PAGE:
News coming from Sudan has overwhelmed state and non-state actors alike in Africa.
Diplomats, businesses and most importantly, the ordinary people of Sudan sit on tenterhooks as fighters loyal to the Rapid Support Forces (RSF) and the Sudanese military clash. Ports and planes have not been spared.
The commander of the RSF—who is also the number 2 of the military government—has vowed to capture all military bases and be in control of the state. This is happening after an arrangement for the commencement of the integration of the RSF in the regular army failed earlier in the year.
How did we get here?
Despite all the complex events and processes that have contributed to the current mayhem in the Horn of Africa country, the most outstanding factor has been the determination of former President Omar Al Bashir to personalise power in Sudan.
During the Darfur conflicts in western Sudan in the 2000s, Khartoum had treated the situation as a major national security problem. Huge resources was therefore committed towards the war. Al Bashir had his own plans of doing it.
Instead of using the national army and resource it for the purpose, he created a militia of local fighters and loyalists. With this, the long time ruler had personalised the conflict and put it under his direct control. The regular forces had no command over these forces. That’s the genesis of RSF.
The RSF is reported to have committed abuses and war crimes that included massacres during the war. Also, a war economy was created out of Darfur where Al- Bashir allowed the RSF leadership especially its current commander to control mining and agricultural interest that empowered the militia.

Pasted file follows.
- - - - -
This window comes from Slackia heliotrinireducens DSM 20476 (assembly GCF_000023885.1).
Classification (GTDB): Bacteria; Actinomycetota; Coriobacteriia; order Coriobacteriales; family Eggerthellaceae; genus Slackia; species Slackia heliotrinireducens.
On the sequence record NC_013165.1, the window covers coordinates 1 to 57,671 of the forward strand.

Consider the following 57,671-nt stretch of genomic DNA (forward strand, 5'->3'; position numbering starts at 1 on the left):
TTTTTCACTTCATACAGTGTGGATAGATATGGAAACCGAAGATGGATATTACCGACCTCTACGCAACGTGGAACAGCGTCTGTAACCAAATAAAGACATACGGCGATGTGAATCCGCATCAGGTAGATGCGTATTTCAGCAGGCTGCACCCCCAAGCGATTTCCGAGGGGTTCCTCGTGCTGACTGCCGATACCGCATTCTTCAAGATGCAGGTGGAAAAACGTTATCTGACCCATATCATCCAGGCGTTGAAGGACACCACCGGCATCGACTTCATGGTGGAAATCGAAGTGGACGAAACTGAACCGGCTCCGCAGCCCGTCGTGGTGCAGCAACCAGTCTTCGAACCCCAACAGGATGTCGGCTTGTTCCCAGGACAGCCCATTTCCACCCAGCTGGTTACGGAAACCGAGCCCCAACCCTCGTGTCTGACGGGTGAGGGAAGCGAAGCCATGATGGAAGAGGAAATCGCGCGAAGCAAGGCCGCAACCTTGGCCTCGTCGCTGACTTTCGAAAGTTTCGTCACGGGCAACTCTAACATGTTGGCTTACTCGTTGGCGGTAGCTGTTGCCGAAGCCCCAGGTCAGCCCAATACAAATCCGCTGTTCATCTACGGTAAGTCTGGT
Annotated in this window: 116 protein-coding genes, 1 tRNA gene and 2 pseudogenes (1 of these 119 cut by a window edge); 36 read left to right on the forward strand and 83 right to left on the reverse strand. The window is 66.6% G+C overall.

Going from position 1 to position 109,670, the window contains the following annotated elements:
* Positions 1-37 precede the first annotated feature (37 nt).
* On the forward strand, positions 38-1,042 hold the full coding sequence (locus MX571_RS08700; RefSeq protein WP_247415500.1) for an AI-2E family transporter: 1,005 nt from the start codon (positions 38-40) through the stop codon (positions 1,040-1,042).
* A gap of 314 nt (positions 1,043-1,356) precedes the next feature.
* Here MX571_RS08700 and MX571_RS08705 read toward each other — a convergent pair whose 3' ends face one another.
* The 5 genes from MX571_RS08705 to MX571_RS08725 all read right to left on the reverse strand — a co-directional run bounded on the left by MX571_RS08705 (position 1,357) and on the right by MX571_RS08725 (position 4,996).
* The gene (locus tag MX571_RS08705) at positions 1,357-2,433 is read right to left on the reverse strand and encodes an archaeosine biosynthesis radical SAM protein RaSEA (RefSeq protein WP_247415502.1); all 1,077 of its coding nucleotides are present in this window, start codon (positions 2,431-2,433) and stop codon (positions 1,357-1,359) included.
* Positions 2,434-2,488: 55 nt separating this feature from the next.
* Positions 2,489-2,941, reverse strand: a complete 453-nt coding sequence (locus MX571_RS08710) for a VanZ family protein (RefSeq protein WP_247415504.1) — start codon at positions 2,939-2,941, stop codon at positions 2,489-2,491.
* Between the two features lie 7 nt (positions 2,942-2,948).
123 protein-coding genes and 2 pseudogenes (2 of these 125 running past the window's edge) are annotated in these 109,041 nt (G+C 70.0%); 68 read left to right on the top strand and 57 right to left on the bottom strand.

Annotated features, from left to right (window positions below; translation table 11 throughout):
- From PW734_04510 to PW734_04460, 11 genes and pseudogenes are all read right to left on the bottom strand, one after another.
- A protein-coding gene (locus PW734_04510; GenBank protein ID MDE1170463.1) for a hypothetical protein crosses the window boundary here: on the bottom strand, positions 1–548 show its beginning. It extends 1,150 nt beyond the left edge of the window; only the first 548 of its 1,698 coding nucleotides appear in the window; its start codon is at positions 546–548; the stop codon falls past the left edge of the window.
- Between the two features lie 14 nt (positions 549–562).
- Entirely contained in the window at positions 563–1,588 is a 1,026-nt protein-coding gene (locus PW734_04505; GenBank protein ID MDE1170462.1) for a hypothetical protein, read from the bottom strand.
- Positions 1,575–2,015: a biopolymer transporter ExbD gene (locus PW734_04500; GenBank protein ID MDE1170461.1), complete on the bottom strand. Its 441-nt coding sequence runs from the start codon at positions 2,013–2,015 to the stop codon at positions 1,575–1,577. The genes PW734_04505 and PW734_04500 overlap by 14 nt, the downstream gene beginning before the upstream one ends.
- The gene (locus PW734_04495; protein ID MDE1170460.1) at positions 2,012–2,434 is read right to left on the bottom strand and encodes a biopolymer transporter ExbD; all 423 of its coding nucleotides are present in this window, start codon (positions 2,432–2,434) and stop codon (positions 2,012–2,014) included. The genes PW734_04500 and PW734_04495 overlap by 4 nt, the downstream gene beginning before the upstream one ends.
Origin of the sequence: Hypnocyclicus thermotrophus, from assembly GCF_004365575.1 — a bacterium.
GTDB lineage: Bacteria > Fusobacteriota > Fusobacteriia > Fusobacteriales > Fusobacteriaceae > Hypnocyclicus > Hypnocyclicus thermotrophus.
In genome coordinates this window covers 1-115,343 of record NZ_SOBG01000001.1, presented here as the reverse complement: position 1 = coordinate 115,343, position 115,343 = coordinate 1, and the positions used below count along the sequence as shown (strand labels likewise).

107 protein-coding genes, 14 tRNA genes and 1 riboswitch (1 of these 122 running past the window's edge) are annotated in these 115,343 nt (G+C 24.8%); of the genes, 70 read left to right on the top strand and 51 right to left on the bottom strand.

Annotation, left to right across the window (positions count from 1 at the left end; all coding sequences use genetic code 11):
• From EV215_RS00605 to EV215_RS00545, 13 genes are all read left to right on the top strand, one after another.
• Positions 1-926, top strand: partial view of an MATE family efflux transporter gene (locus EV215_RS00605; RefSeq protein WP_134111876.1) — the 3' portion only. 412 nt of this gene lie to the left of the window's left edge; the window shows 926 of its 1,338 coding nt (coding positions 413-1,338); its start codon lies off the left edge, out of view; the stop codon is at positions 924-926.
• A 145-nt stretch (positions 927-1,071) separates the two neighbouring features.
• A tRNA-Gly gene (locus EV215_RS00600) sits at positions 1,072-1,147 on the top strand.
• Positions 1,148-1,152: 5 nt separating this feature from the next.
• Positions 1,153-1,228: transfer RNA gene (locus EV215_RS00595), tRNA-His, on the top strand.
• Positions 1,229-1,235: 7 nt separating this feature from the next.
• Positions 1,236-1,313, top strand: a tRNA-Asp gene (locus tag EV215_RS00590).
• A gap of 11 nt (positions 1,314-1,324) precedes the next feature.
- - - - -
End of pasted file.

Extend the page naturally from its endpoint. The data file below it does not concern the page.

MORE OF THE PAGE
Obviously, Bashir did not want competition from the regular army that had more legitimacy with the people.
Interestingly, when Sudan decided to fight on the side of the Saudi-led coalition in Yemen, Al Bashir used RSF instead. This gave the RSF commander leverage among Gulf powers.
Unfortunately for Bashir, the RSF participated in the coup that ousted his government in 2019. It joined the transition government and suppress pro-democracy protests. The current conflict is due to the groups determination to be independent from the Sudanese army and control resources.
Across Africa, many leaders have over the time build “private” armies and elite forces for their personal interest. These forces are often better equipped than the regular forces.
For this trend to stop, there must be efforts towards building strong institutions and a push by the masses for democracy.